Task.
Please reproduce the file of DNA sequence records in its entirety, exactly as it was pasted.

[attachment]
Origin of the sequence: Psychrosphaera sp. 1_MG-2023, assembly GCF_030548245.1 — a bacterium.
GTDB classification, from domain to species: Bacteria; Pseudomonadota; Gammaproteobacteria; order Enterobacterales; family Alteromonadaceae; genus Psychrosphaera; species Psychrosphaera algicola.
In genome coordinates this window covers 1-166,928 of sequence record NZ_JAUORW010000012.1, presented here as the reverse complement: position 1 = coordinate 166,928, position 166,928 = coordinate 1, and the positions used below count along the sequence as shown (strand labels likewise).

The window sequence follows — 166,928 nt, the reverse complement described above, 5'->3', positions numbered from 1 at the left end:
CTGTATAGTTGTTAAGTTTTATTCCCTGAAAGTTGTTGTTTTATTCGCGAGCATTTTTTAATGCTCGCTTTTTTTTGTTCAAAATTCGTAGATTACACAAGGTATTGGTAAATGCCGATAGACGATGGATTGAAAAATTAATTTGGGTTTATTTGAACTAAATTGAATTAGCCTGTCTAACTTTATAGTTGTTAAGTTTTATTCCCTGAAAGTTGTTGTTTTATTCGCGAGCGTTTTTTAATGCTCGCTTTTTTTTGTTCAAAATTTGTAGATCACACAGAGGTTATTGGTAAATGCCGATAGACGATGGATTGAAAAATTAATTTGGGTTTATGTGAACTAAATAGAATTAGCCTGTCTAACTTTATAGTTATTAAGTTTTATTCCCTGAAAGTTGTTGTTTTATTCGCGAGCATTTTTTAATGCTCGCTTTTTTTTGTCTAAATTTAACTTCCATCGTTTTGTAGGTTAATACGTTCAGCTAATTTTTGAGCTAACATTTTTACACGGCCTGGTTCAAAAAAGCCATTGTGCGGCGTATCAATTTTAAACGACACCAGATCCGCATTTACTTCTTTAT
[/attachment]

Origin of the sequence: Psychrosphaera sp. 1_MG-2023, assembly GCF_030548245.1 — a bacterium.
GTDB classification, from domain to species: Bacteria; Pseudomonadota; Gammaproteobacteria; order Enterobacterales; family Alteromonadaceae; genus Psychrosphaera; species Psychrosphaera algicola.
In genome coordinates this window covers 1-166,928 of sequence record NZ_JAUORW010000012.1, presented here as the reverse complement: position 1 = coordinate 166,928, position 166,928 = coordinate 1, and the positions used below count along the sequence as shown (strand labels likewise).

The window sequence follows — 166,928 nt, the reverse complement described above, 5'->3', positions numbered from 1 at the left end:
CTGTATAGTTGTTAAGTTTTATTCCCTGAAAGTTGTTGTTTTATTCGCGAGCATTTTTTAATGCTCGCTTTTTTTTGTTCAAAATTCGTAGATTACACAAGGTATTGGTAAATGCCGATAGACGATGGATTGAAAAATTAATTTGGGTTTATTTGAACTAAATTGAATTAGCCTGTCTAACTTTATAGTTGTTAAGTTTTATTCCCTGAAAGTTGTTGTTTTATTCGCGAGCGTTTTTTAATGCTCGCTTTTTTTTGTTCAAAATTTGTAGATCACACAGAGGTTATTGGTAAATGCCGATAGACGATGGATTGAAAAATTAATTTGGGTTTATGTGAACTAAATAGAATTAGCCTGTCTAACTTTATAGTTATTAAGTTTTATTCCCTGAAAGTTGTTGTTTTATTCGCGAGCATTTTTTAATGCTCGCTTTTTTTTGTCTAAATTTAACTTCCATCGTTTTGTAGGTTAATACGTTCAGCTAATTTTTGAGCTAACATTTTTACACGGCCTGGTTCAAAAAAGCCATTGTGCGGCGTATCAATTTTAAACGACACCAGATCCGCATTTACTTCTTTAT